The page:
June 18, 2024


The DO’S and DONT’S of Workplace Communication 

In today’s digital age, email remains a cornerstone of professional communication. Mastering the art of email etiquette is not just about avoiding faux pas; it’s about enhancing clarity, professionalism, and efficiency in your workplace communication.  

Here’s a comprehensive guide to the do’s and don’ts of effective email communication at work. 


Do: Start with a Clear Subject Line 

Your subject line is the first impression. Fiduchi Group says to make it count by being concise and descriptive. Think of it as a headline that summarizes the email’s content.  

Do: Use a Professional Salutation 

Begin with a polite greeting. “Dear,” “Hello,” or “Hi” followed by the recipient’s name sets a professional tone. 

Do: Keep it Concise and to the Point 

Respect the recipient’s time. Keep your email brief and focused. Avoid long-winded sentences and get straight to the point. 

Do: Check Your Tone 

Email lacks tone of voice and body language. Be mindful of how your words might come across. A friendly yet professional tone is usually a safe bet. 

Do: Proofread Before Sending 

Typos and grammatical errors don’t just look bad; they can also lead to misunderstandings. A quick proofread can save you from embarrassment and confusion. 

Do: Use Bullet Points for Clarity 

If you’re covering multiple points, bullet lists are your friend. They enhance readability and ensure that your key points stand out.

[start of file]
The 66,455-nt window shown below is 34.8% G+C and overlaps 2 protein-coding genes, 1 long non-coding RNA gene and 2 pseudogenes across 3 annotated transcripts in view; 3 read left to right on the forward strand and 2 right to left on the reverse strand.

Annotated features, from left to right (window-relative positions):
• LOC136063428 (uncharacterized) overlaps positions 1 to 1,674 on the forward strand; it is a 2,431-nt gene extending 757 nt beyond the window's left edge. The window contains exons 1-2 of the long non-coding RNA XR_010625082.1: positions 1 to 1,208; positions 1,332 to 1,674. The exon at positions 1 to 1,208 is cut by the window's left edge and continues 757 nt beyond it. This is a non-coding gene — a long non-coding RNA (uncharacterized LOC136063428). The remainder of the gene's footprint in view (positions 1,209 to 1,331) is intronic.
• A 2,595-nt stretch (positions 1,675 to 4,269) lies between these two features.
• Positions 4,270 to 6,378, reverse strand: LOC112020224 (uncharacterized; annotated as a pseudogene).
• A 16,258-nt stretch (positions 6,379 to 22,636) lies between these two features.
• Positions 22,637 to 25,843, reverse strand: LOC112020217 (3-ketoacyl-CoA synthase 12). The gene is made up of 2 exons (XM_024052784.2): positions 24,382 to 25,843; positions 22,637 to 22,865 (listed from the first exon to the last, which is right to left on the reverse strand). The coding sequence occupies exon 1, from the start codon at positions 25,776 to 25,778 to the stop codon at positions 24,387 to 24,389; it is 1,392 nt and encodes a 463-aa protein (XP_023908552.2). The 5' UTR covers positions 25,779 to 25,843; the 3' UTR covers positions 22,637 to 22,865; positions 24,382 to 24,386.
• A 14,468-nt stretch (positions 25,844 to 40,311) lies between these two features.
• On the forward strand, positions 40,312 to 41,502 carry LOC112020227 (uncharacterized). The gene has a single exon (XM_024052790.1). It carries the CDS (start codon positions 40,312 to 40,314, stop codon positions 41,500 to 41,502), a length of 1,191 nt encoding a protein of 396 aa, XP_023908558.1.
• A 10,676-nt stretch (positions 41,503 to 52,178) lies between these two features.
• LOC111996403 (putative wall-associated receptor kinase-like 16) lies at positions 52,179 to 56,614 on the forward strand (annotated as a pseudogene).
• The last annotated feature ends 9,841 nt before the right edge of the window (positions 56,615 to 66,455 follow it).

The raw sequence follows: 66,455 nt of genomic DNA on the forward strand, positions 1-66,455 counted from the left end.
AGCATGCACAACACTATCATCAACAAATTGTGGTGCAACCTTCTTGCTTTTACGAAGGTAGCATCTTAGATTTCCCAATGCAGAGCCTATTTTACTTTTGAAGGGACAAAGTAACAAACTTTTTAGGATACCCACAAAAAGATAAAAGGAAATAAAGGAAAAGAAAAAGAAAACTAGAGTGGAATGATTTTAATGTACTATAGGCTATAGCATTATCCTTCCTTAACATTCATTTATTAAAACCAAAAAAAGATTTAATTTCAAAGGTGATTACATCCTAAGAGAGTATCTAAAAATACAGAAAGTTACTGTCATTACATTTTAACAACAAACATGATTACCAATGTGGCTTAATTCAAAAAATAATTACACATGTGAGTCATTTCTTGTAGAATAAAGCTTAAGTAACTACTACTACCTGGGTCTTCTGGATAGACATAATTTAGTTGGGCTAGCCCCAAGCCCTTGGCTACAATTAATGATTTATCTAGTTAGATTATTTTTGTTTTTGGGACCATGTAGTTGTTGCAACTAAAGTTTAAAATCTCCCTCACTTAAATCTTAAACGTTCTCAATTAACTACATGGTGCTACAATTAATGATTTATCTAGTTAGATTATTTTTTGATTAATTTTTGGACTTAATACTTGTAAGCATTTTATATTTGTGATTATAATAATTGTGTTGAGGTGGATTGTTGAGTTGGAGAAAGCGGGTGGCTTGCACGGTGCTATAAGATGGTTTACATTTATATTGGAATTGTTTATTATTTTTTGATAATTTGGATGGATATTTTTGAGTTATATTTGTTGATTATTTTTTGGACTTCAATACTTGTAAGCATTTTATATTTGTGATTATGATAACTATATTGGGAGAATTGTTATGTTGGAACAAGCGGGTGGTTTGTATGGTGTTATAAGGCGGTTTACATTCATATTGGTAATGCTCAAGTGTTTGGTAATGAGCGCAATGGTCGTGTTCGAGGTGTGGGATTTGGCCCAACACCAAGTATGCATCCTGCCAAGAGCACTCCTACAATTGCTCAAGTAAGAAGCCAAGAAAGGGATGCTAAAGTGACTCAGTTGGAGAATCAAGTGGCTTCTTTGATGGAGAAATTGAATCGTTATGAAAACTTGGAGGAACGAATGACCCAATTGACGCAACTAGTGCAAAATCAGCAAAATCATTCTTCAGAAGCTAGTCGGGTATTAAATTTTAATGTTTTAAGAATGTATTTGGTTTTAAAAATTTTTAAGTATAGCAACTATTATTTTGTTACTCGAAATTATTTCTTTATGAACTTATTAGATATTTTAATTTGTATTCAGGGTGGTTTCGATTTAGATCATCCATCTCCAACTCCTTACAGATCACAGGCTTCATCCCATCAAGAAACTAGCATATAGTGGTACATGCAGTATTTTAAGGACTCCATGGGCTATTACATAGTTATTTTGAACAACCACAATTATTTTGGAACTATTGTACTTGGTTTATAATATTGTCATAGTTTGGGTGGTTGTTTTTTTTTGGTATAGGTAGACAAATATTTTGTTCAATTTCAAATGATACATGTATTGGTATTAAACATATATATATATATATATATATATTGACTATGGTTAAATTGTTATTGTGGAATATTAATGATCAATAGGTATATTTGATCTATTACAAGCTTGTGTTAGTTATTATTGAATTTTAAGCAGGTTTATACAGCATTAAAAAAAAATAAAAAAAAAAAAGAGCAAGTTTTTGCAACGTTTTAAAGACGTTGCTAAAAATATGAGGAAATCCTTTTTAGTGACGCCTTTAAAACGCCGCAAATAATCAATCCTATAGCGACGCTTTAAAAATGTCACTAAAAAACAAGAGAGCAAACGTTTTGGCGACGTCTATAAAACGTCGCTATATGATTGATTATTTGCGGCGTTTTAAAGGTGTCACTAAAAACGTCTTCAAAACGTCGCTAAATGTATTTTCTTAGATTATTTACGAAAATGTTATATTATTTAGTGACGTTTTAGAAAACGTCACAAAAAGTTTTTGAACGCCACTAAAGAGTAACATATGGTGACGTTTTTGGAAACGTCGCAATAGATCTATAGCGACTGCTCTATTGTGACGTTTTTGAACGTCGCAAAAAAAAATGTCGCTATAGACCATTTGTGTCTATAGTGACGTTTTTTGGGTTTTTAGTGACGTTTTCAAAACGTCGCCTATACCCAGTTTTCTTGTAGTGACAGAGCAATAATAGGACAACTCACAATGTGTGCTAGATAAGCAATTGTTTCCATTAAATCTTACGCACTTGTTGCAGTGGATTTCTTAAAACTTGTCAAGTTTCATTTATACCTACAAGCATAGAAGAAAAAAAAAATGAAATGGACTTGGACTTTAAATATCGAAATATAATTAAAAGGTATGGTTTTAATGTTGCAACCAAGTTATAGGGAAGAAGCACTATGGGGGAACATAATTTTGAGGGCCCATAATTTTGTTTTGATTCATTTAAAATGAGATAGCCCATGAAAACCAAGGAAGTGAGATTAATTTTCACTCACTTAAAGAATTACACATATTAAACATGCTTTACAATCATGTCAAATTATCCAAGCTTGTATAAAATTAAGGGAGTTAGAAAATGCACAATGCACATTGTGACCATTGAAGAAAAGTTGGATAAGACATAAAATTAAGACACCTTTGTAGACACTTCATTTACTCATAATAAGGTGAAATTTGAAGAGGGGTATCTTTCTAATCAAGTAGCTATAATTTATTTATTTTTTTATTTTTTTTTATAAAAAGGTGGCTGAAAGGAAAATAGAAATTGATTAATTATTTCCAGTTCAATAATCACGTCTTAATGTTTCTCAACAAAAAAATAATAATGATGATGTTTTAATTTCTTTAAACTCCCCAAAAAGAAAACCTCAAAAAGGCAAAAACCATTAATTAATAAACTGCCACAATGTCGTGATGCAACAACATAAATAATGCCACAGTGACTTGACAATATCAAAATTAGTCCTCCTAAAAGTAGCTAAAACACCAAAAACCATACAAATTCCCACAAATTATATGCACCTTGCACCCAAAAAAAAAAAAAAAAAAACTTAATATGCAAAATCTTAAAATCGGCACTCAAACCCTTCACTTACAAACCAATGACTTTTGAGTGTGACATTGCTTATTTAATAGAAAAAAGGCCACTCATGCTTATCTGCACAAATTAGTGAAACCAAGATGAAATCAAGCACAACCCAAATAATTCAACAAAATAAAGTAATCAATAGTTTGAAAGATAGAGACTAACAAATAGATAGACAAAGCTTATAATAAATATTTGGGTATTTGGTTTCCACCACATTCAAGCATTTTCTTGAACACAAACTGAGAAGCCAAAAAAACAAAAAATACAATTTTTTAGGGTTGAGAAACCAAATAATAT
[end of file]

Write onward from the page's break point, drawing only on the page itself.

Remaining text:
Do: Remember the Attachment 

There’s nothing more frustrating than forgetting to attach a document. Always double-check before hitting send. 

Do: Sign Off Politely 

End your email with a courteous sign-off like “Best regards” or “Sincerely,” followed by your name. 


Don’t: Overuse High Priority Flags 

Reserve the high priority option for truly urgent messages. Overusing it can dilute its importance and annoy your recipients. 

Don’t: Write in ALL CAPS 

ALL CAPS can come across as shouting. It’s best to avoid it unless you want to emphasize a specific point. 

Don’t: Use Slang or Text Speak 

This isn’t a casual text to a friend. Avoid using slang, jargon, or abbreviations that might not be universally understood. 

Don’t: Overload with CCs and BCCs 

Only include people who need to be in the loop. Overcrowding the recipient list can lead to information overload and confusion. 

Don’t: Respond in Anger 

If an email upsets you, take a step back before responding. A hasty, emotional reply can lead to unprofessional conflicts. 

Don’t: Forget About Your Audience 

Tailor your message to your audience. What works for a colleague may not be suitable for a client or a senior executive. 

Email communication, when done right, can be a powerful tool in the professional toolkit. By adhering to these do’s and don’ts, you can ensure that your emails are effective, professional, and well-received. Remember, in the world of email communication, it’s not just what you say but how you say it that counts. Happy emailing!